Because I was battling my crapass battery, I left out all the golden highlights that made the experience truly worthwhile. The lucky Firefly crowd seriously bonded during our “time of crisis”—we were the modern version of…The Grapes of Wrath family—French, American, Chinese and all. When the last few were able to clear customs immigration and step on our bus an hour after everyone else, we cheered. During that one-hour bus ride from the rugged outskirts to Kuala Lumpur’s city center (well, airport), I felt at peace for the first time since the riots in Bangkok broke out. My mom compared us to refugees fleeing political turmoil from one country and seeking refuge at another, for added dramatic storytelling I guess.
While we were all sitting on the ground waiting for our plane ride, one woman asked a long blonde-haired boy what his job was. His response was, “I’m getting a doctorial research position at Carnegie Mellon in December—I just graduated from UC Berkeley with a Ph.D in May and I’ve been traveling all over the world since then.” Of course, my eyes widened and I immediately felt this odd connection with a total stranger and exclaimed, “Wait, you went to Cal? I go to Cal!” We both had incredulous looks of amazement then. How two Cal students manage to be stuck in a place like Phuket at the same time in the same airport on the same tiny emergency plane is beyond my comprehension.
When we were all getting off the plane, my mom asked where we were (no, really, it was that deserted). A lady responded, “Think of this place as Oakland and the city [Kuala Lumpur] as San Francisco.” This lady had no relation with the other Cal student, but her brother(?) said “hella” on the bus later on—and once again, I smiled. I was no longer deciphering broken Thai English—sawadika to you too, wait what?—I was holla back-ing the hella. One guy took down my name so he could add me to the to-be Facebook group, “Fans of Firefly” or “Thailand Aiint Got Nothin’ on Me—I Escaped in November 2008”.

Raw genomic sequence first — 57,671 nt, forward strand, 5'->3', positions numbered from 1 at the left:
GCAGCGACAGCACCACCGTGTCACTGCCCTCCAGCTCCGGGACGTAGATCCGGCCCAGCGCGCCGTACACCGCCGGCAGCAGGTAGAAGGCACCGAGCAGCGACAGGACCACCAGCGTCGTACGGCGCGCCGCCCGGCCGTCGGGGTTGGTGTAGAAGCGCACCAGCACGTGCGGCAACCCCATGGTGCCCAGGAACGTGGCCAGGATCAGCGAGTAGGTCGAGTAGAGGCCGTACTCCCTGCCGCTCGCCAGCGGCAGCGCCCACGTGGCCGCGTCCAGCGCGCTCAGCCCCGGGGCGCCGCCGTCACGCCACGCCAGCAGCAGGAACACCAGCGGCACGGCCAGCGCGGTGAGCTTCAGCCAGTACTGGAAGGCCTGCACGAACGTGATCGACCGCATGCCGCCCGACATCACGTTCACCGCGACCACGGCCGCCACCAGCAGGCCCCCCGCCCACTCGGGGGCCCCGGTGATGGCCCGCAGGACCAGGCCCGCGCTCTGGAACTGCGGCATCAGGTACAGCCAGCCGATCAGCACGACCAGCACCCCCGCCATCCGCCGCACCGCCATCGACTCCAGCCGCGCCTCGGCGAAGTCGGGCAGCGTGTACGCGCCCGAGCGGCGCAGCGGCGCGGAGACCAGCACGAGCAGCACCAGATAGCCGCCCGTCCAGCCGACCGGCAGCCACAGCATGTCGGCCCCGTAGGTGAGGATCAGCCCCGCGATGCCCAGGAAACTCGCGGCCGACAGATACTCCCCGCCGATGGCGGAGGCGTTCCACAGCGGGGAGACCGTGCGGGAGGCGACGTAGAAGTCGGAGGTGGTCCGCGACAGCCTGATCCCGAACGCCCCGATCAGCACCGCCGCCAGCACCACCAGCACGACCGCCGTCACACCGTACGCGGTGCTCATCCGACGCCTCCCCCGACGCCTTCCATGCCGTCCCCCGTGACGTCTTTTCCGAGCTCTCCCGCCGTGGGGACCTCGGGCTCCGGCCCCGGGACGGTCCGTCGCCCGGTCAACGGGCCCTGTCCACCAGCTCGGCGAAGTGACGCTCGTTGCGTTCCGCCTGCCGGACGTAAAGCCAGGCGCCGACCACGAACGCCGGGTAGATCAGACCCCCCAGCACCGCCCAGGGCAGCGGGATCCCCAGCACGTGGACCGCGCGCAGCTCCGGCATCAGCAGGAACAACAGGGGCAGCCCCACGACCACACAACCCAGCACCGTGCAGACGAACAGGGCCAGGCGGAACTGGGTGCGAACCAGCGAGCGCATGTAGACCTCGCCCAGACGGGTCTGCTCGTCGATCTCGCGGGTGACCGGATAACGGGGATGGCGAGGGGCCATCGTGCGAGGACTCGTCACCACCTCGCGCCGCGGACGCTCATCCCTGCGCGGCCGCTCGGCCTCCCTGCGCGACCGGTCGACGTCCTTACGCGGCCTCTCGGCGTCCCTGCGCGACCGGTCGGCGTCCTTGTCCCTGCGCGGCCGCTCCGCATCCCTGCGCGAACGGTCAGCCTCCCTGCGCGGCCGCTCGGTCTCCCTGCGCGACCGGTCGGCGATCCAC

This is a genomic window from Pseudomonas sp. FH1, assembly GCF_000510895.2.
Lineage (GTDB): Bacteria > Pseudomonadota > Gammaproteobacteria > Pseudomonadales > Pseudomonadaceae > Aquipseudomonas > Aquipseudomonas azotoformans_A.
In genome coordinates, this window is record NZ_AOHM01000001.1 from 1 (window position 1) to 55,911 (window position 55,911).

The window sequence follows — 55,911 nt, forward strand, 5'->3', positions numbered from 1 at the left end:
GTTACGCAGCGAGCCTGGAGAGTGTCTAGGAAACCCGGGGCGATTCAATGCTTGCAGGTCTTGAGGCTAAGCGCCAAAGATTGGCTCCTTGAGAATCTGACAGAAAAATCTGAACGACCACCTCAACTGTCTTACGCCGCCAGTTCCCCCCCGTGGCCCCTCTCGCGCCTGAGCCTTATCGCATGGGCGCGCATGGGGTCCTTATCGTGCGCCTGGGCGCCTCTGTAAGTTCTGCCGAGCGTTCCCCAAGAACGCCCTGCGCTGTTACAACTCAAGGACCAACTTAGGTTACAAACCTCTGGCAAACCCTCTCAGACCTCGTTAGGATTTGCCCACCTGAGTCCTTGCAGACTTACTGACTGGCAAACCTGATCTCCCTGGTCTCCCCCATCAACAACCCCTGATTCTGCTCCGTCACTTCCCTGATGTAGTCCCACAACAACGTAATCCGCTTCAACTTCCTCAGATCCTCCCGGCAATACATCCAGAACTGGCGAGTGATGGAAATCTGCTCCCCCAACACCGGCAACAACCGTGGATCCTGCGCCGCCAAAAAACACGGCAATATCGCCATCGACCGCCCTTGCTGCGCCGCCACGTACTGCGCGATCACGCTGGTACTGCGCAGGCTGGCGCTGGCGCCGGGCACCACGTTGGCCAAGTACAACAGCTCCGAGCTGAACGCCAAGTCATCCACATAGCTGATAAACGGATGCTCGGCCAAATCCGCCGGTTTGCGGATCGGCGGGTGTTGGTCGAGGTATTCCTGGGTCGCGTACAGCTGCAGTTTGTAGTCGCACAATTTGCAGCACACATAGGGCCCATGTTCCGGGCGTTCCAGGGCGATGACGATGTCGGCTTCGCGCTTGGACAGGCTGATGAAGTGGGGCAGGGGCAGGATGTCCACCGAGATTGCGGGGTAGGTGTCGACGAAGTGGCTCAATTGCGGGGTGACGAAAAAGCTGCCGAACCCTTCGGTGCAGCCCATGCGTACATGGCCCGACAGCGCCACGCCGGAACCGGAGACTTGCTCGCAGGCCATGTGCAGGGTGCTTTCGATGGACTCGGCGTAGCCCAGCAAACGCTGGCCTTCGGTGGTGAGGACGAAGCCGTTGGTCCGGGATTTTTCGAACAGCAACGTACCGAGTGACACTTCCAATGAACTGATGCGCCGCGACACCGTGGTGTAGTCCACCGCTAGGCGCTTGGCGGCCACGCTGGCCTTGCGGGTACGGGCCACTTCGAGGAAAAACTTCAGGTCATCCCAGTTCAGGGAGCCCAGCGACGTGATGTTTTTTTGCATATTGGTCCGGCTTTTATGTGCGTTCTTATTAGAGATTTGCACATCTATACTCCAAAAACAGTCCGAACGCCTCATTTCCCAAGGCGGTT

My flight isn’t until 2:20pm. I have another 5+ hours to go, then a 4 hour plane ride, then another 5 hour wait at the Taoyuan (Taipei) airport, then the 10 hour plane ride back to San Francisco. 24 hours from now, my dad can finally stop freaking out.
Before I confront school, you know…reality, I’m going to sign off line and experience the “World’s Best Airport” (it’s their slogan) and find the world’s best breakfast because I am. Starving.